Three Palms Inn by Jason Reed
The sublime vastness of the West Texas borderland is only reinforced by its harsh environment and sparse population. Most of the region is consumed by scrub brush, sandy hills, and jagged mountains emblematic of the Chihuahuan Desert. For this it is beautiful, if not equally foreboding.
Through the center of the region, the Rio Grande forms a small vein of life, as it streams southbound from the American Rocky Mountains and joins force with the Rio Conchos, flowing from Western Mexico. La Junta de los Rios, or the junction of the two rivers as the area is known, provides an oasis amongst a devil’s landscape. Presidio, Texas and its sister city Ojinaga, Mexico sit just south of this river union.
For most of its life, the Rio Grande was used and crossed without implication, though over the last few centuries the river has become an increasingly fragile line of political demarcation. Early European immigrants claimed land and resources in the name of royalty and religion, treaties were passed dividing the land at the river, and in the last ten years Border Patrol agents have doubled to slow smuggling and immigration in what is called by some “America’s Third War.” A tranquil natural environment has become a complicated social landscape: what was once a river is now a border.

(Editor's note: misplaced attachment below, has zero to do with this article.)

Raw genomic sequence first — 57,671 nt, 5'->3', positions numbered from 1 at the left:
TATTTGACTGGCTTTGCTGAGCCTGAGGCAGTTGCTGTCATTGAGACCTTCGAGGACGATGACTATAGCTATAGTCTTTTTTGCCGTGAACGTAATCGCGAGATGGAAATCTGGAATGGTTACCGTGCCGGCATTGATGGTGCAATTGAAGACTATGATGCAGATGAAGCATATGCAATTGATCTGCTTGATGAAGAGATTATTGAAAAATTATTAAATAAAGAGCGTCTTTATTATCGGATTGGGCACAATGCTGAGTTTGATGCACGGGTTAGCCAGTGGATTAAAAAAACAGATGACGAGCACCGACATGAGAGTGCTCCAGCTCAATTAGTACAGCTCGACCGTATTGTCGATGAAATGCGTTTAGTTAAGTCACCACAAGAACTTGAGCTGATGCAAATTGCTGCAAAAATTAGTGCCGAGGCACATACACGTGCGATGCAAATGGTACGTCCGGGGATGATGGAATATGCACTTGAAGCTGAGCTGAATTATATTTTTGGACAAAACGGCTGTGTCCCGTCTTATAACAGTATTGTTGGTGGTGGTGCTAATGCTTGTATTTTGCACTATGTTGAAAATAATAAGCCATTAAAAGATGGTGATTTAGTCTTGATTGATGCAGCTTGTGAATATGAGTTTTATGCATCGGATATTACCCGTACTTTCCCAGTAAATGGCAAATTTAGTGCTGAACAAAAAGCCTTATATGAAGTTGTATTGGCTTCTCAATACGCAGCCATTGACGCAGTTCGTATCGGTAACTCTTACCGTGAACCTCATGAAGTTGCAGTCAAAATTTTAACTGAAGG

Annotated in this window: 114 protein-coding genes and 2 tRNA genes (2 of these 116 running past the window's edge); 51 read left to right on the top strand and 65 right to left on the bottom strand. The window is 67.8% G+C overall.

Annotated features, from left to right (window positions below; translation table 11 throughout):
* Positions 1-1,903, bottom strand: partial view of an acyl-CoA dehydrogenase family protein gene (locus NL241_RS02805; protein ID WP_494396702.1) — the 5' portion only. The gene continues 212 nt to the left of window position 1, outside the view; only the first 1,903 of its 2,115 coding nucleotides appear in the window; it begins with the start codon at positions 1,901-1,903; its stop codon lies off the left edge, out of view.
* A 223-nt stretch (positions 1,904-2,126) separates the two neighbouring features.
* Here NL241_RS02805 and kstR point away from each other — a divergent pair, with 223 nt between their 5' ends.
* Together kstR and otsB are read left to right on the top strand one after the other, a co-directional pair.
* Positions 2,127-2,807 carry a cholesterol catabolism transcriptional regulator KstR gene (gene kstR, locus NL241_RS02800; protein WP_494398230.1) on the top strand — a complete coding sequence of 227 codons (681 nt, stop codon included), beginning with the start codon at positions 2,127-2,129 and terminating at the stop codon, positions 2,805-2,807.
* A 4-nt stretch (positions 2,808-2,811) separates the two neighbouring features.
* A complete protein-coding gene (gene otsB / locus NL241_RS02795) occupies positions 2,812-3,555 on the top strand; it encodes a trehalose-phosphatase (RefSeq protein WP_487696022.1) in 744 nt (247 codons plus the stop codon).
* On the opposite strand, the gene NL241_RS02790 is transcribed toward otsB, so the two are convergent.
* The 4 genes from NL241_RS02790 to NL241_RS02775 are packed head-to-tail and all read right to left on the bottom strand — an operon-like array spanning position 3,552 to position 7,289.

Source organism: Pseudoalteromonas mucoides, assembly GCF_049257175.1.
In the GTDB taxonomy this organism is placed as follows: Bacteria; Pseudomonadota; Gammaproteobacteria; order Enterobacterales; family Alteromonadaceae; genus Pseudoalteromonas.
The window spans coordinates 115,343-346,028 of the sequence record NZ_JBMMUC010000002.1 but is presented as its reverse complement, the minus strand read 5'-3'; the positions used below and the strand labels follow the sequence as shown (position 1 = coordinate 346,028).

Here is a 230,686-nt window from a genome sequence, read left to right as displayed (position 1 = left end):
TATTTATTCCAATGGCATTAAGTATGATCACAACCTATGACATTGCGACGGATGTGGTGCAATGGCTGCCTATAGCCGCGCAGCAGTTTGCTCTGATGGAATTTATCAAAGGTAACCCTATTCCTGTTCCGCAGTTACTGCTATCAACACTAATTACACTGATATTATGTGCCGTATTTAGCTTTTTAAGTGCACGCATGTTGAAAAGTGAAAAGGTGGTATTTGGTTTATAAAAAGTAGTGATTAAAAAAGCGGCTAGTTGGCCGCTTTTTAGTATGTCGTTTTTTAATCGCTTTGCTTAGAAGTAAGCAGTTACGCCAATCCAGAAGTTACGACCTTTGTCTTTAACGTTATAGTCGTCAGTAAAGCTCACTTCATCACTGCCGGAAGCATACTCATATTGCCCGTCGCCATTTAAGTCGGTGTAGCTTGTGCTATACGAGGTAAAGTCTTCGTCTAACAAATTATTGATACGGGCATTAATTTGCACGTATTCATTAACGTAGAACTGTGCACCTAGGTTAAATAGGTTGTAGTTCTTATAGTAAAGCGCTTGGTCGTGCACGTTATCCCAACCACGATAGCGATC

Jason Reed is a New Braunfels, TX based photographer.
To view more of Jason's work, please visit his website.